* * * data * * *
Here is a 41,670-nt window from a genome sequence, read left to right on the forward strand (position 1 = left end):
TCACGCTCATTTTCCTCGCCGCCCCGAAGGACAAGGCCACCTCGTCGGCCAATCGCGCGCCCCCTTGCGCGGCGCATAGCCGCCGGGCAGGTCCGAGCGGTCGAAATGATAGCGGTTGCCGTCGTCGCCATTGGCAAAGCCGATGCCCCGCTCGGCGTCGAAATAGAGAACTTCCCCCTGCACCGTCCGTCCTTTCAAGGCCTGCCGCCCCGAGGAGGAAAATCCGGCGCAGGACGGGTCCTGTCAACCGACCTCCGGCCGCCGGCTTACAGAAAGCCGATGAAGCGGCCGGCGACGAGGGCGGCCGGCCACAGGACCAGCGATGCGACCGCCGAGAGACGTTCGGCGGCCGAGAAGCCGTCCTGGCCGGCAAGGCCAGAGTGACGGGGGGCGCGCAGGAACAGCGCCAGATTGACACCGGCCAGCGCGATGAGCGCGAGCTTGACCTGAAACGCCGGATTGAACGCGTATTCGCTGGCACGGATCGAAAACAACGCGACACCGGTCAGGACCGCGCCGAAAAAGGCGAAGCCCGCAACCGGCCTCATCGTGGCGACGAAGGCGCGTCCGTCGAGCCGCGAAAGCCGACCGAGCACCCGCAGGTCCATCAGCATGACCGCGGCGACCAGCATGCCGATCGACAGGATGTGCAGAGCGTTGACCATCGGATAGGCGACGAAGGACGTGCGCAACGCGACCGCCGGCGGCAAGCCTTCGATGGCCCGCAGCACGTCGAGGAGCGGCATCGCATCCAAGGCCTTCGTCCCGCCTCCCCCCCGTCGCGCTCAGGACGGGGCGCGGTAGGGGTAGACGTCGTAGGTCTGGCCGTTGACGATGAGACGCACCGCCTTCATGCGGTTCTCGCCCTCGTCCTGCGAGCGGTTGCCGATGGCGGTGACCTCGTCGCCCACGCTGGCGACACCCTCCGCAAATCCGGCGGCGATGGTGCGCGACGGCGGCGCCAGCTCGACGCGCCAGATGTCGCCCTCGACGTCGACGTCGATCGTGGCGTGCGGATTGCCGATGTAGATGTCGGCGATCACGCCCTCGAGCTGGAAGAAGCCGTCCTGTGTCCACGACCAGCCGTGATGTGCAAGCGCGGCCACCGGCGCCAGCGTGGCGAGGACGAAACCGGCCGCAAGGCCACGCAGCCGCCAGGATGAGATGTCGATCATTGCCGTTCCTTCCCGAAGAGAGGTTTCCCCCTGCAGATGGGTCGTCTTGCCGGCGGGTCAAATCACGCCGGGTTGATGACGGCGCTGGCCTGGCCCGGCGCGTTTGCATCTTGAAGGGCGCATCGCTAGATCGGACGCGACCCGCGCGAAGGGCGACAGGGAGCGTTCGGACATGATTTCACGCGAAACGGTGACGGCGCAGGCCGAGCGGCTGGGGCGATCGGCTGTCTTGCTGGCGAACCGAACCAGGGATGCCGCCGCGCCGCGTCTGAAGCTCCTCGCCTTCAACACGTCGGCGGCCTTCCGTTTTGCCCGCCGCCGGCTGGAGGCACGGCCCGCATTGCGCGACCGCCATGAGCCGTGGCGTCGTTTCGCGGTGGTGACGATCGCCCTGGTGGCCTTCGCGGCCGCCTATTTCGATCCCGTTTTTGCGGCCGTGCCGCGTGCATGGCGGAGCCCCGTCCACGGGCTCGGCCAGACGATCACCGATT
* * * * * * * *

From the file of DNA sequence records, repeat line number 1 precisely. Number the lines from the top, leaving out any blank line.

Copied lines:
Here is a 41,670-nt window from a genome sequence, read left to right on the forward strand (position 1 = left end):